As we enter a new year, everyone is focused on getting fit in 2015. And while physical well-being is important, it’s not the only area for improvement in our lives. At times, our attitudes and outlooks on life also need a bit of a makeover. Adopting a new perspective isn’t always simple, so to help you on your journey, here are some philosophies popular in other countries that may just help you change your life.
Pura Vida (Costa Rica)
Arenal volcano at dusk. (Photo: Thinkstock)
Pura vida can be translated into English as “pure life,” but its true definition is much harder to grasp. The saying has a profound meaning for locals and is ingrained in the Costa Rican culture. Today, the phrase can be used as a greeting, a farewell, or to express how you’re feeling. It’s truly a way a life, a way of accepting that your life situation, regardless of how difficult, isn’t really that bad.
Trolltunga cliff in the summer (Photo: Thinkstock)
If you’re sick of living your life indoors, typing away at a computer, then this Norwegian phrase will give you the inspiration to make a change. Friluftsliv translates as “free air life” and expresses the concept that being outdoors is beneficial for your mental and physical health. The best part is that it’s easy to do; all you have to do it get outside! Go for a walk, a hike, or a bike ride. Try taking a yoga class al fresco or walk around your favorite park and snap photos. Whatever you do, do it while breathing fresh air.
Enjoy those simple moment with those you love. (Photo: Thinkstock)
You know that cozy feeling you get when you’re snuggled up in your favorite pajamas, sipping on hot cocoa, while surrounded by people you love? It’s comfortable, it’s home … but there isn’t one word to describe that feeling, until now. Hygge is a Danish word that loosely translates into “cozy,” but not necessarily in the physical sense. Instead, hygge is a mental state consisting of the feeling of soothing candlelight, the love of family, nourishing food, and relaxing conversation. So ignore the gloomy weather outside and have a hygge day focusing on the love and warmth happening inside of your home.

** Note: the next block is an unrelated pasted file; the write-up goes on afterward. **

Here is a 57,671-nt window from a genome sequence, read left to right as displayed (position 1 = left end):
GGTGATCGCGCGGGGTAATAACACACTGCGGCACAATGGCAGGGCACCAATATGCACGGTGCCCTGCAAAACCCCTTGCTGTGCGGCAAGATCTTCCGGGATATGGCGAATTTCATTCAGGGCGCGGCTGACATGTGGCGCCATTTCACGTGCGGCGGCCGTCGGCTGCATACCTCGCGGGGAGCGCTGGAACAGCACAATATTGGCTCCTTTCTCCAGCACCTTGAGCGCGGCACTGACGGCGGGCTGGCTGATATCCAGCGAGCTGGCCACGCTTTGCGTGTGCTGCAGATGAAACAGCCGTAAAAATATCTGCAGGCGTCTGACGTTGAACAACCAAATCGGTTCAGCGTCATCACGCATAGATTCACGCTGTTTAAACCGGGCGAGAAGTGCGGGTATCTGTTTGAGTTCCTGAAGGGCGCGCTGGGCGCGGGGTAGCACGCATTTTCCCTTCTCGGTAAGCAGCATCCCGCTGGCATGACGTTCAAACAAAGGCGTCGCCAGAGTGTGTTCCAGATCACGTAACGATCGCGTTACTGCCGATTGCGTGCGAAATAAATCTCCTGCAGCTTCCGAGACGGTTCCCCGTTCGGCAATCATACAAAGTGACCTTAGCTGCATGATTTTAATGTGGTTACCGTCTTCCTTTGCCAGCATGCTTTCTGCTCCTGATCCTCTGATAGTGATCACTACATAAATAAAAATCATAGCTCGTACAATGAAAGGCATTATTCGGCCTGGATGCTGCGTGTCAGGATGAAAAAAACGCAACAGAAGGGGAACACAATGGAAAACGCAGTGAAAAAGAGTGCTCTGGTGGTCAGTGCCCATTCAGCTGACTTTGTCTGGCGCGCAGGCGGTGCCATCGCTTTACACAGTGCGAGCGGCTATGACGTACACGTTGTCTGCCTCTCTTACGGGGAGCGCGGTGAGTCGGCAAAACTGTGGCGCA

Focus on what you love when you look in the mirror. (Photo: Thinkstock)
Salvador Dali once said, “Have no fear of perfection — you’ll never reach it.” Not only is this quote true, it also perfectly summarizes the Japanese idea of wabi-sabi, which essentially means to “embrace the imperfect.” This concept focuses on asymmetry, irregularity, and the appreciation of natural objects. As you voyage through the new year, instead of making resolutions focusing on all the things that you don’t like about yourself, take a moment to embrace your imperfections and the beautiful and unique creature you are.
Tri Hita Karana (Bali)
Locals in Bali believe that harmony among people is important. (Photo: Thinkstock)
Living a life of balance might just be the recipe to happiness. That’s why Tri Hita Karana is a traditional philosophy practiced by the people of Bali. It translates to “three causes of well-being” and details the three things that every person needs for a balance in life: harmony among people, harmony with God, and harmony with nature. Even if you’re not religious, this concept expresses the importance of being kind to others and being kind to the earth. That’s always a good thing in our book.
Always dreamed of visiting the Mediterranean? Do it this year. (Photo: Thinkstock)
Some people long to see the world but struggle with the means or initiative to actually take the trip. If this is you, Fernweh might be a phrase to push you in the right direction this year. Fernweh translates from German as “far-sickness,” which is the opposite of homesickness. You might be familiar with the word wanderlust, but this is so much more. Fernweh is a strong desire to travel; it’s a longing for far-off places, an urge to experience things you’ve never seen. If you’ve been longing to experience a different culture or country, give in to the fernweh and book that ticket now. What are you waiting for?
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